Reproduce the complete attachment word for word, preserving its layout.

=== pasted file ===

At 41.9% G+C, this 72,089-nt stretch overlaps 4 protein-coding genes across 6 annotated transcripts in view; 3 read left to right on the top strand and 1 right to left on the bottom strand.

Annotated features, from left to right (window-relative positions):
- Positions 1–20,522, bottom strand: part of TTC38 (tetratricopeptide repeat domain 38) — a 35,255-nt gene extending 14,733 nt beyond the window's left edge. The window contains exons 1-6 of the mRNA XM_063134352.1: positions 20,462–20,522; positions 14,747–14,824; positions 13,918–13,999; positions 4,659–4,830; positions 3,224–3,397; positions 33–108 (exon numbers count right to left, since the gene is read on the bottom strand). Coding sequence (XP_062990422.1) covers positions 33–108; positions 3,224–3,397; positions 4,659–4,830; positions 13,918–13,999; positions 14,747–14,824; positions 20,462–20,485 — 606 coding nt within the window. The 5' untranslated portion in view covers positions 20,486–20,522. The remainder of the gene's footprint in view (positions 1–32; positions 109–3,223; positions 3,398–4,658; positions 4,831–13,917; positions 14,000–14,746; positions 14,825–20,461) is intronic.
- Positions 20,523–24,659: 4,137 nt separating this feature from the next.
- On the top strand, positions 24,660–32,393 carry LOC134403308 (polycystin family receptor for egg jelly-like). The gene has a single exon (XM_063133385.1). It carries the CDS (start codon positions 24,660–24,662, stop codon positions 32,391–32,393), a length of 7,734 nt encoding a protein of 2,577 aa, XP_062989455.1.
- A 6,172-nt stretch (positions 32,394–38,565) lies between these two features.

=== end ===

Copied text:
At 41.9% G+C, this 72,089-nt stretch overlaps 4 protein-coding genes across 6 annotated transcripts in view; 3 read left to right on the top strand and 1 right to left on the bottom strand.

Annotated features, from left to right (window-relative positions):
- Positions 1–20,522, bottom strand: part of TTC38 (tetratricopeptide repeat domain 38) — a 35,255-nt gene extending 14,733 nt beyond the window's left edge. The window contains exons 1-6 of the mRNA XM_063134352.1: positions 20,462–20,522; positions 14,747–14,824; positions 13,918–13,999; positions 4,659–4,830; positions 3,224–3,397; positions 33–108 (exon numbers count right to left, since the gene is read on the bottom strand). Coding sequence (XP_062990422.1) covers positions 33–108; positions 3,224–3,397; positions 4,659–4,830; positions 13,918–13,999; positions 14,747–14,824; positions 20,462–20,485 — 606 coding nt within the window. The 5' untranslated portion in view covers positions 20,486–20,522. The remainder of the gene's footprint in view (positions 1–32; positions 109–3,223; positions 3,398–4,658; positions 4,831–13,917; positions 14,000–14,746; positions 14,825–20,461) is intronic.
- Positions 20,523–24,659: 4,137 nt separating this feature from the next.
- On the top strand, positions 24,660–32,393 carry LOC134403308 (polycystin family receptor for egg jelly-like). The gene has a single exon (XM_063133385.1). It carries the CDS (start codon positions 24,660–24,662, stop codon positions 32,391–32,393), a length of 7,734 nt encoding a protein of 2,577 aa, XP_062989455.1.
- A 6,172-nt stretch (positions 32,394–38,565) lies between these two features.